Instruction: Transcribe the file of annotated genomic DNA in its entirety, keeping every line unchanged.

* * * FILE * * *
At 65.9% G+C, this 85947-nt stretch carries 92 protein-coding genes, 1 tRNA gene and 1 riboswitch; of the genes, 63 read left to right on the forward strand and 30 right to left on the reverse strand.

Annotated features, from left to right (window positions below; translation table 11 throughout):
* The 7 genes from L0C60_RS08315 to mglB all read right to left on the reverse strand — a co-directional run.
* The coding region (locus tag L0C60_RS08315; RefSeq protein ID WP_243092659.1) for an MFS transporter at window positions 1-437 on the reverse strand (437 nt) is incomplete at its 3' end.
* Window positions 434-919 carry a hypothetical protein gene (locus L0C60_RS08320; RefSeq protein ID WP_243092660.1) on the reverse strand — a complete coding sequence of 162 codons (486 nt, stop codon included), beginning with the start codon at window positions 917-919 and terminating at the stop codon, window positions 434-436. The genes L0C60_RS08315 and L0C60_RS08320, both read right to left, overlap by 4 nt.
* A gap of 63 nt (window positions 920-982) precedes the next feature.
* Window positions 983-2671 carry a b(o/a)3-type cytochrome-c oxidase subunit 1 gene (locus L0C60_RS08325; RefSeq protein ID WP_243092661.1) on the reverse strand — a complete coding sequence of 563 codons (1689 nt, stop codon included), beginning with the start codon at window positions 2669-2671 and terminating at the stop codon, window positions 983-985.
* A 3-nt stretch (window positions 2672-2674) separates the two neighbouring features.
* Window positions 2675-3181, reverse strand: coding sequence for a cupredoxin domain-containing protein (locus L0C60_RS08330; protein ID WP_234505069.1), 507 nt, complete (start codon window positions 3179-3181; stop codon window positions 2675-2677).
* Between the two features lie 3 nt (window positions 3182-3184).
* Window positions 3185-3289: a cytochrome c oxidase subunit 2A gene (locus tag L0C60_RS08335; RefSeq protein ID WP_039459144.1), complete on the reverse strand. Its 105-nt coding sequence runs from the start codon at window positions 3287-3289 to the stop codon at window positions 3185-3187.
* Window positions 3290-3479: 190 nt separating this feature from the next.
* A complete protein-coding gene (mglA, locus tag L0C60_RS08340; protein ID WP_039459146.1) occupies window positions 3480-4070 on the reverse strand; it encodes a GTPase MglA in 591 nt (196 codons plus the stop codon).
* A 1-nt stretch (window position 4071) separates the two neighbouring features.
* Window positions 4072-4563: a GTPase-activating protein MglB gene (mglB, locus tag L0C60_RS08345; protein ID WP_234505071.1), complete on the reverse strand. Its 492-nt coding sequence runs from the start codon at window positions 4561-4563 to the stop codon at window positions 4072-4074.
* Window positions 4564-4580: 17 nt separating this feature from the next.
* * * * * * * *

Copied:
At 65.9% G+C, this 85947-nt stretch carries 92 protein-coding genes, 1 tRNA gene and 1 riboswitch; of the genes, 63 read left to right on the forward strand and 30 right to left on the reverse strand.

Annotated features, from left to right (window positions below; translation table 11 throughout):
* The 7 genes from L0C60_RS08315 to mglB all read right to left on the reverse strand — a co-directional run.
* The coding region (locus tag L0C60_RS08315; RefSeq protein ID WP_243092659.1) for an MFS transporter at window positions 1-437 on the reverse strand (437 nt) is incomplete at its 3' end.
* Window positions 434-919 carry a hypothetical protein gene (locus L0C60_RS08320; RefSeq protein ID WP_243092660.1) on the reverse strand — a complete coding sequence of 162 codons (486 nt, stop codon included), beginning with the start codon at window positions 917-919 and terminating at the stop codon, window positions 434-436. The genes L0C60_RS08315 and L0C60_RS08320, both read right to left, overlap by 4 nt.
* A gap of 63 nt (window positions 920-982) precedes the next feature.
* Window positions 983-2671 carry a b(o/a)3-type cytochrome-c oxidase subunit 1 gene (locus L0C60_RS08325; RefSeq protein ID WP_243092661.1) on the reverse strand — a complete coding sequence of 563 codons (1689 nt, stop codon included), beginning with the start codon at window positions 2669-2671 and terminating at the stop codon, window positions 983-985.
* A 3-nt stretch (window positions 2672-2674) separates the two neighbouring features.
* Window positions 2675-3181, reverse strand: coding sequence for a cupredoxin domain-containing protein (locus L0C60_RS08330; protein ID WP_234505069.1), 507 nt, complete (start codon window positions 3179-3181; stop codon window positions 2675-2677).
* Between the two features lie 3 nt (window positions 3182-3184).
* Window positions 3185-3289: a cytochrome c oxidase subunit 2A gene (locus tag L0C60_RS08335; RefSeq protein ID WP_039459144.1), complete on the reverse strand. Its 105-nt coding sequence runs from the start codon at window positions 3287-3289 to the stop codon at window positions 3185-3187.
* Window positions 3290-3479: 190 nt separating this feature from the next.
* A complete protein-coding gene (mglA, locus tag L0C60_RS08340; protein ID WP_039459146.1) occupies window positions 3480-4070 on the reverse strand; it encodes a GTPase MglA in 591 nt (196 codons plus the stop codon).
* A 1-nt stretch (window position 4071) separates the two neighbouring features.
* Window positions 4072-4563: a GTPase-activating protein MglB gene (mglB, locus tag L0C60_RS08345; protein ID WP_234505071.1), complete on the reverse strand. Its 492-nt coding sequence runs from the start codon at window positions 4561-4563 to the stop codon at window positions 4072-4074.
* Window positions 4564-4580: 17 nt separating this feature from the next.